Kossuth County Area Schools and Rural Iowa's Population Collapse
and stores and community halls and even churches are signs
of a fading past; empty schools are signs of a fading future.
— The New York Times, April 9, 2006
As you can see from the survey,
over 90% of our community does not want to reorganize. Therefore
reorganization is not an issue. We can not discuss reorganization at
this time. The community is united in their opinion on this issue.
— Titonka School Board letter to the editor, Titonka Topic, Oct. 6, 1994 — 20 years before Titonka Consolidated School District ceased to exist
Kossuth County is an accident of timing. The same sequence of legislative acts in the mid-19th century that made Humboldt County one row of townships shorter than it should be made Kossuth the largest county in Iowa and enshrined the number 99 in state history.
Kossuth, and its neighbors to the west and east, have held tenaciously to what have been among the smallest schools in Iowa in the modern era. From 1978 to 2010, there were only four complete mergers. But in the 2010s, that grip on local control is being upended in one of the most widespread and visible signs of Iowa's rural population decline.
Since it's the size of the counties on either side combined, you would expect Kossuth County to have about double the population, and it did — 40 to 50 years ago. But that also meant that as Iowa's rural counties began to lose people by the carload, Kossuth's plunge would be twice as steep. Fewer adults in the area means fewer children in the area too, a cycle that is compounding.
These graphs show just how badly this part of northern Iowa is bleeding. The two counties to Kossuth's west, Emmet and Palo Alto, lost about 7,500 people between 1970 and 2010, slightly more than Kossuth alone. The five combined, though, have a drop equivalent to losing the entire city of Ottumwa.
During that time frame, the population distribution of Iowa notably shifted. In 1970, nine counties — Black Hawk, Dubuque, Johnson, Linn, Polk, Pottawattamie, Scott, Story, and Woodbury — held 40.4% of the state's population. In 2010, that percentage had jumped to 47.5%. Throw in Dallas County, which replaced Clinton in next place in the most recent census, and as of the 2011 census estimates, half of 3.05 million Iowans reside in 10 of 99 counties.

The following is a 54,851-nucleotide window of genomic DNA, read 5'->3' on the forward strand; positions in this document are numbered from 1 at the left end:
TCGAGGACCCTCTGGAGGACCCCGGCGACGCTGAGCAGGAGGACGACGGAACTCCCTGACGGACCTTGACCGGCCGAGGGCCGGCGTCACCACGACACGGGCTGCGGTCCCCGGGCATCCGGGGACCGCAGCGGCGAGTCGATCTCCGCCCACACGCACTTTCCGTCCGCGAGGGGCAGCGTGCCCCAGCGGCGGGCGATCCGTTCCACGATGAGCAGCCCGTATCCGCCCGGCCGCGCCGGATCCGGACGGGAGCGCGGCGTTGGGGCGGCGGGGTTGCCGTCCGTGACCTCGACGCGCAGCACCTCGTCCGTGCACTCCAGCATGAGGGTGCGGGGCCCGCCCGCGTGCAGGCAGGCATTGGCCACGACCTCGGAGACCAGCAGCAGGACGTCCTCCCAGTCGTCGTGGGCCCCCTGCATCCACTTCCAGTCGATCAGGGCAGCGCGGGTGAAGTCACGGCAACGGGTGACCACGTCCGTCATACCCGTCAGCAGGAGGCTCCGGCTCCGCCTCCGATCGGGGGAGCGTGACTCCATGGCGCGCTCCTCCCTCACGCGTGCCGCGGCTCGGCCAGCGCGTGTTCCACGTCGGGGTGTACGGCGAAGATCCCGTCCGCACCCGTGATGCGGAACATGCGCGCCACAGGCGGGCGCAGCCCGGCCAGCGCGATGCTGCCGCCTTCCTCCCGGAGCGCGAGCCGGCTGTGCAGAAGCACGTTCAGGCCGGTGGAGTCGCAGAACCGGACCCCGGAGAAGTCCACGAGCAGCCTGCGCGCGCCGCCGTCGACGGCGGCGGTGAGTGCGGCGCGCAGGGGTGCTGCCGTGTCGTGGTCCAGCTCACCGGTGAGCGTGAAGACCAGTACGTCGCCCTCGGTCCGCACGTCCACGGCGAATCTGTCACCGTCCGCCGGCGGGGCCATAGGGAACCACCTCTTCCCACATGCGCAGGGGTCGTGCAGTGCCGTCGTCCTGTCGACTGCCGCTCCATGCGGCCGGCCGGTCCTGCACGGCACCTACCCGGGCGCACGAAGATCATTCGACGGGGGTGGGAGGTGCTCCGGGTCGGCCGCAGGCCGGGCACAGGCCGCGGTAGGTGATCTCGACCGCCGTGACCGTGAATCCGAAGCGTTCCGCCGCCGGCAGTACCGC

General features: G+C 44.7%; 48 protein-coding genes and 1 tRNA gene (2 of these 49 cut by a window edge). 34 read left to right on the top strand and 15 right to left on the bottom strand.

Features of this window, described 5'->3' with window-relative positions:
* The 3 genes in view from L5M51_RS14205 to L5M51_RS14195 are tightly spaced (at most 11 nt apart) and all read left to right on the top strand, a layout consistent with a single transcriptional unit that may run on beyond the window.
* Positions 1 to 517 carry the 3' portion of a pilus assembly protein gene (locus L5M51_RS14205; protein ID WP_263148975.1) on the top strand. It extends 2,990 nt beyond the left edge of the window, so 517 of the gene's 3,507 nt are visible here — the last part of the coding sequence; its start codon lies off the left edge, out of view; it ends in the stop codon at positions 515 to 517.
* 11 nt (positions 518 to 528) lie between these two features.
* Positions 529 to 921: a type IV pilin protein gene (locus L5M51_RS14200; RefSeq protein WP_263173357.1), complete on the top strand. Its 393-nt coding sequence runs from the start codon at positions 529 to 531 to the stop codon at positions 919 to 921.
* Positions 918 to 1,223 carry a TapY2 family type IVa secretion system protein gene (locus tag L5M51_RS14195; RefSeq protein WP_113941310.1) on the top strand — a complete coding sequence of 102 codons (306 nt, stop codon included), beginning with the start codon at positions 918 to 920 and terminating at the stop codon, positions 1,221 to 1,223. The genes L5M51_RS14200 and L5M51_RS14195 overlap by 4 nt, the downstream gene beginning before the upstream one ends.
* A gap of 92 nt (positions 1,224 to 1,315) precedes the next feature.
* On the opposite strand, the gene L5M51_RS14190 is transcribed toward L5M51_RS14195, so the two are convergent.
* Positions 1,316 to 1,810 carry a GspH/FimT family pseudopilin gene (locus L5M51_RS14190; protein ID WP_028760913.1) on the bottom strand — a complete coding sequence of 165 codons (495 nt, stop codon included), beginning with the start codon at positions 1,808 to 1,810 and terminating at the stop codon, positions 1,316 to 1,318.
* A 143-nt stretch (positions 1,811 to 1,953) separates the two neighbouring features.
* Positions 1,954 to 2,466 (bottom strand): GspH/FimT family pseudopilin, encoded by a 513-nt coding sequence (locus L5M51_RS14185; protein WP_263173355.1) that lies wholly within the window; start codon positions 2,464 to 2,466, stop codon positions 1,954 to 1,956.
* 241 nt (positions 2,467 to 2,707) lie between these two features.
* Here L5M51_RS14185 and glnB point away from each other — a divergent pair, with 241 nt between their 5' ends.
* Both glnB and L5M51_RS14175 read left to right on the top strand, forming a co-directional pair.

Iowa Highway 17 straddles the Kossuth-Hancock county line. Just visible to the east is Corwith. There are two ways into town: County Road B55, running along the section line, or old Iowa Highway 256. The latter was turned over as part of the Great Decommissioning of 1980, when many such short connectors were dropped from state control. Corwith is an hour from the nearest Wal-Mart.
Also visible from the road is the Corwith school. It is the quintessential three-story symmetrical brick building with additions behind it. For more than 30 of its 95 years of existence, it has served as the high school for two districts, Corwith-Wesley and LuVerne. The two were among the first, if not the first, to engage in grade-sharing after Iowa districts became K-12 in 1965. Despite the longevity, the two never combined. Like Woden-Crystal Lake and Titonka to the north, both even remained in separate Area Education Agencies, LuVerne in Area 3 and Corwith-Wesley in Area 2. Ironically, each AEA merged with others while the districts stayed the same. The schools could never merge because state law requires a combined certified enrollment of 300 students.